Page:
These so called “social measurements” are intriguing to me. They are rough estimates and approximations and no two piles or containers will ever be alike, yet customers are quite willing for them to be priced the same. There is no pressure to measure exactly or purchase by weight of commodity, something so common in the wet markets of Asia. It seems to me there’s a link between this behaviour and the level of informality of the local market, as well as a greater willingness to accept that something might be “more or less” okay. How does this relate to local perceptions of time and money, the two key uncertainties in these challenging operating environments?

Your thoughts?

Mapping the path to prototyping an adaptable user centered design process

We’ve all seen the classic User Centered Design (UCD) process diagrams, mostly linear, that attempt to communicate the steps yet unable to capture the iterative nature of the activity simply due to the limitations on how many circular arrows one can add without losing clarity. When I first began exploring the process deeply for application in emerging markets, this is the one we naturally used during a brainstorming experience with David Kelley back in April 2006:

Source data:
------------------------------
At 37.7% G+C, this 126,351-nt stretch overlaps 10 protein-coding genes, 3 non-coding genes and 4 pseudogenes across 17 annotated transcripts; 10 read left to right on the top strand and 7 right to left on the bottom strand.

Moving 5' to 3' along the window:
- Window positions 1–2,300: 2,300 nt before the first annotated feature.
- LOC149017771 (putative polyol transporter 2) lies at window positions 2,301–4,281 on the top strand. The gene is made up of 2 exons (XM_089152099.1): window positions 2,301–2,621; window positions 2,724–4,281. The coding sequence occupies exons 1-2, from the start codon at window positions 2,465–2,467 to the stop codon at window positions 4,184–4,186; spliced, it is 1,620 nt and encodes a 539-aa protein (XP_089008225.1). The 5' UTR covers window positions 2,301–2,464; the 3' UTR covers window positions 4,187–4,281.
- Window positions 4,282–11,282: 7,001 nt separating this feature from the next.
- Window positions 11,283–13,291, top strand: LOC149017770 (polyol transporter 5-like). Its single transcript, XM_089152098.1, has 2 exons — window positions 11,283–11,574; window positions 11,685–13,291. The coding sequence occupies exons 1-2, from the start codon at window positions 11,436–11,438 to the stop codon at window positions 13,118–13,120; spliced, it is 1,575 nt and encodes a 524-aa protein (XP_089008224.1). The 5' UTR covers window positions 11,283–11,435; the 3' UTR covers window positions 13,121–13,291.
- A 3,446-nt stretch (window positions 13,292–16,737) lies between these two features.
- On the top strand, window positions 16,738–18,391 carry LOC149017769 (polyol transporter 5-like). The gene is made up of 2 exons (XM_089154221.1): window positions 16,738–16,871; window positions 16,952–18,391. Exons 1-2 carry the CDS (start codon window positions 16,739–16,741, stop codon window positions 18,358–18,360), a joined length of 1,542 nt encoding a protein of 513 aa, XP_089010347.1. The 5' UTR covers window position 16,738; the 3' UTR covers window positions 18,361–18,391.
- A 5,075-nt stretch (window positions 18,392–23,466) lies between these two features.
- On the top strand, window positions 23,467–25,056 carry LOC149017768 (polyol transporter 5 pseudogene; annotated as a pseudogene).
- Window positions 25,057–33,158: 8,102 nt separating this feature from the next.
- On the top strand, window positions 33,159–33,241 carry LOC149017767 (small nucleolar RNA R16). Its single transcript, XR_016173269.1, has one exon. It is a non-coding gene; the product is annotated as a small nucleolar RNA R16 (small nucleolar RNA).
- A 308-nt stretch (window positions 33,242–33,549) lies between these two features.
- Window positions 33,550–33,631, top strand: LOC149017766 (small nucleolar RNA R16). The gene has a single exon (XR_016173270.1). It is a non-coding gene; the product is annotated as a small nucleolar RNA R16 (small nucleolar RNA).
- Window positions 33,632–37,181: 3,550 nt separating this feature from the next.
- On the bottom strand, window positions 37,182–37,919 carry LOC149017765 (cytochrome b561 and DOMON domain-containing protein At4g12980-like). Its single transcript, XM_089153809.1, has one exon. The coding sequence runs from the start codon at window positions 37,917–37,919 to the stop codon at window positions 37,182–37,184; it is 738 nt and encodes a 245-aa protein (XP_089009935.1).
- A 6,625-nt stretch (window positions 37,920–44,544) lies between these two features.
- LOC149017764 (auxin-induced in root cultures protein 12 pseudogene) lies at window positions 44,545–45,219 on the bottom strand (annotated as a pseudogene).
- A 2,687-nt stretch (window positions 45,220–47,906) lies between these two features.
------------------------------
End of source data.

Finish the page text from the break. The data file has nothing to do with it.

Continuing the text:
But those of you familiar with the application in the practice of user centred design will recognize that this section applies to the design planning phase, prior to the design and development of the first prototype, boxed up here as “implementation”. You’ll also note that “User research” or rather, “Immersion” in the field, is left implicit, although one can say that it is represented by the green circle. Exploring as I was, back then, the intersection of where design met business, I felt this diagram was limited in its ability to communicate what really happened, much less why or how.

[Illustration of the Process of Design from a great height]

Shortly thereafter, in May 2006,  Damien Newman put the now famous “squiggle” up on his blog in response to a contemplative post of mine. Aha! I said, when I read what Damien had to share about his illustration: